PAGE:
Water production down to 84 pct
A myriad of problems continue to plague water production and distribution of the Commonwealth Utilities Corp. as it continues to address water supply issues in Saipan where round-the-clock water services are still not available to all villages.
During a board meeting yesterday, CUC acting executive director Gary Camacho reported that water production is reduced to 84 percent or about 10 million gallons per day.
“We have a total of 138 wells, 26 are not in service,” Camacho said.
Aside from these wells, CUC has two Maui shaft type wells, one spring, 18 booster pump stations, 17 tanks, and 458 miles of water lines as part of their water production and distribution facilities to 15 tank service areas.
While these seem to produce even more than Saipan’s water demand of 6.5 million gallons per day, water losses or unaccounted for water is currently estimated to be as high as 70 percent, leading to the inability of CUC to supply the needs of island.
“Current water production will be sufficient to meet the calculated demand when water losses are reduced to 37.5 percent,” Camacho said in his report.
CUC’s unaccounted for water comes from leaks, waste, and theft.
According to their water division, they address about 15 leaks per week. About 10 percent of the total pipes of CUC has been resolved due to leaks.
CUC said it has two leak detection units that are addressing the leaks both at the main and service lines. They are in the process of adding more personnel to focus on leaks.
To address supply issues at the source, CUC identified that they need to drill seven wells this year to replace failed wells, which would cost $1,260,000.
“Failure is due to collapsed casing, dropped pumps or pipes in the well, or damaged screens,” Camacho said.
Next year, CUC would need to replace wells on private property or five wells that will amount to $900,000. The following years would see the need to replace three failing wells at $540,000.
“CUC should probably be prepared to replace two to four wells per year,” Camacho added.
Lack of functioning meters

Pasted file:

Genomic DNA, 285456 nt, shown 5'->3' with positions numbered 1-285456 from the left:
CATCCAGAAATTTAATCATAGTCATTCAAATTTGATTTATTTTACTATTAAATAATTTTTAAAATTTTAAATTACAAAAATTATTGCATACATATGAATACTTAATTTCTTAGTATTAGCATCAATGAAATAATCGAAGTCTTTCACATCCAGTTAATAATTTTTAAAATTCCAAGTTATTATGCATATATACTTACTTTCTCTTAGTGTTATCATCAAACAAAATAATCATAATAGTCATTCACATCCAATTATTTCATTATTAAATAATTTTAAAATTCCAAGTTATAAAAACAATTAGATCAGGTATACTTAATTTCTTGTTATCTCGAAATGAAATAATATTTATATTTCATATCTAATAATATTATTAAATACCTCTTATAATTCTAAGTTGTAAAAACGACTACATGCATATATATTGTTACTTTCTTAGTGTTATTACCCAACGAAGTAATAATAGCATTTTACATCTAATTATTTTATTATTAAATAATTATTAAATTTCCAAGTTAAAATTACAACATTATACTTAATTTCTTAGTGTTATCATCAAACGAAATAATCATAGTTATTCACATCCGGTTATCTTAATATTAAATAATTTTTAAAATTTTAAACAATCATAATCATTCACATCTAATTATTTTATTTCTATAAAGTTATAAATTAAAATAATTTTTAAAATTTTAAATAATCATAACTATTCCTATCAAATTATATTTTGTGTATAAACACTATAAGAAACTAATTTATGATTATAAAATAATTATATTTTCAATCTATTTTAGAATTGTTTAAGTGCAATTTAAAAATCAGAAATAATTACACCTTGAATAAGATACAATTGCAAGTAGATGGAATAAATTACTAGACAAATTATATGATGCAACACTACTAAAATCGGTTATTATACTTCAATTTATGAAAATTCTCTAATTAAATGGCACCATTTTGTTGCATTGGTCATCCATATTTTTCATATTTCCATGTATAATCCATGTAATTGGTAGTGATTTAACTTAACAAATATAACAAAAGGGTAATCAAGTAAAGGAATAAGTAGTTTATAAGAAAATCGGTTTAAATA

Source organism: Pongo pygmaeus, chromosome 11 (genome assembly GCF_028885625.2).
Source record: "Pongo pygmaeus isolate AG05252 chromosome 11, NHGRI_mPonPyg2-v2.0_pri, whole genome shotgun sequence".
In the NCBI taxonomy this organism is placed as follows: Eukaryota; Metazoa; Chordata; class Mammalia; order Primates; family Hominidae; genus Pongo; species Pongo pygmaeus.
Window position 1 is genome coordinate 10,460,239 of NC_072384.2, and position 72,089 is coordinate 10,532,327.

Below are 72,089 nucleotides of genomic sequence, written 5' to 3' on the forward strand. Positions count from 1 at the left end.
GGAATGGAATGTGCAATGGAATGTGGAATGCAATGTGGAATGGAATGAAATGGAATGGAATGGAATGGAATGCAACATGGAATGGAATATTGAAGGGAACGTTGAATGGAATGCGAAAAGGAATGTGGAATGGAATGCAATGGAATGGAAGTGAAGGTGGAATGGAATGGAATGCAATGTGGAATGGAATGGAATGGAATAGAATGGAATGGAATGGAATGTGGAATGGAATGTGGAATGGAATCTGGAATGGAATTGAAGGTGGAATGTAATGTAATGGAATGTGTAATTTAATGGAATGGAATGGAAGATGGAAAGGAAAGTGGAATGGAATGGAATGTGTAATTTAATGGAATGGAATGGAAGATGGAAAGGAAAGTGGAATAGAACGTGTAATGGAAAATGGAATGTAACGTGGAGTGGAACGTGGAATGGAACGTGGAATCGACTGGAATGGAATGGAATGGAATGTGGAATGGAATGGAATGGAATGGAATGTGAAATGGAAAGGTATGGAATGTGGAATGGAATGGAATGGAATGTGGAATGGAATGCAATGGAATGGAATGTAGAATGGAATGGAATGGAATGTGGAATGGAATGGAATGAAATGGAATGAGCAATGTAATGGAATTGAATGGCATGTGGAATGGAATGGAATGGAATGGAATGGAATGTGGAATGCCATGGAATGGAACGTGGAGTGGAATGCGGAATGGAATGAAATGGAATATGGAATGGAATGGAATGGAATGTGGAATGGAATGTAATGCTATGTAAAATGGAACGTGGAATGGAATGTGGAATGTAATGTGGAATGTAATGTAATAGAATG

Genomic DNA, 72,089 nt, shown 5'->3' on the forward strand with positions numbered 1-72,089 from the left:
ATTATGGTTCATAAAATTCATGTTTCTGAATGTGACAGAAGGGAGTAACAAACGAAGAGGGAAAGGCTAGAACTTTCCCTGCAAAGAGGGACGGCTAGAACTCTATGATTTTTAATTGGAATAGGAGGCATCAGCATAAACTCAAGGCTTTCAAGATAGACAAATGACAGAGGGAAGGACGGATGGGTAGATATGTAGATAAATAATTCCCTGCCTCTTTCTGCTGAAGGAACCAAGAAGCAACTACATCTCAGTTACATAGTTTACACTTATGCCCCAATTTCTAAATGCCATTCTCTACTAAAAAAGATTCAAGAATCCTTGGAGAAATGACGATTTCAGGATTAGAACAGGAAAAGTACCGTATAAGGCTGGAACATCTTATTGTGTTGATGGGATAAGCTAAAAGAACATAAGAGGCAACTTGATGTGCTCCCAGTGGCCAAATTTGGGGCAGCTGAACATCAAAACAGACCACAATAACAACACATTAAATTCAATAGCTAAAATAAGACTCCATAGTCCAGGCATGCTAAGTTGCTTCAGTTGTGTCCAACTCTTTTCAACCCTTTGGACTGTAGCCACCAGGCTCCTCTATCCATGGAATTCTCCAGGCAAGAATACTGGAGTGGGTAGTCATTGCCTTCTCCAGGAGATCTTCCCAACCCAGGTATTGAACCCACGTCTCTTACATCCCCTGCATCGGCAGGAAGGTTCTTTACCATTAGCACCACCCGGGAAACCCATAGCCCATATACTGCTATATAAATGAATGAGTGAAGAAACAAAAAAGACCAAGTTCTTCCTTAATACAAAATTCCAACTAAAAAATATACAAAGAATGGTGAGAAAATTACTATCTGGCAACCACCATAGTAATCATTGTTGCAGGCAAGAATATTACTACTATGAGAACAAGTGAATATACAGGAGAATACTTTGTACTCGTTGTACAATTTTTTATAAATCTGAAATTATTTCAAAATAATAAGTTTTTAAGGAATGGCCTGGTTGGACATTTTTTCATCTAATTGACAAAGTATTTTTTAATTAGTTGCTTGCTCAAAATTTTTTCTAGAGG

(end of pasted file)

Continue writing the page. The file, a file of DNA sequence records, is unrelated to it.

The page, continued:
Another pressing issue for the water division is the shortage of functioning meters.
According to CUC board chair Adelina Roberto, about 50 percent of the water customers on island are not properly metered.
It is estimated that less than 100 customers are not metered at all and are paying at a “flat rate”—including some commercial accounts.
Accounts and financial manager Betty Terlaje reported that they have earlier identified a need of 4,000 meters specifically for active accounts.
She added that as about 1,000 meters were already on board, there is a need for 3,000 meters more.
While the lack of functioning meters hinder CUC to actually charge its customers accurately, it also hinders CUC from monitoring actual consumptions. This is also seen as a deterrent for customers to conserve their usage as some can get away with consuming higher than what they pay for.
One discussion made at the board meeting was to re-prioritize grant money to address current pressing issues with the water division.
These grant money, most of which come from the U.S. Environmental Protection Agency, which allocates about $6 million per year, are already set for specific priority projects.
“We had a priority listing, but priorities have changed,” vice chair Eric San Nicolas said.
Camacho reported to the board that they have consulted the matter with EPA, which said that changes to the priority listing can be made with the approval of the Bureau of Environmental and Coastal Quality.
The board will reconvene today for further discussion.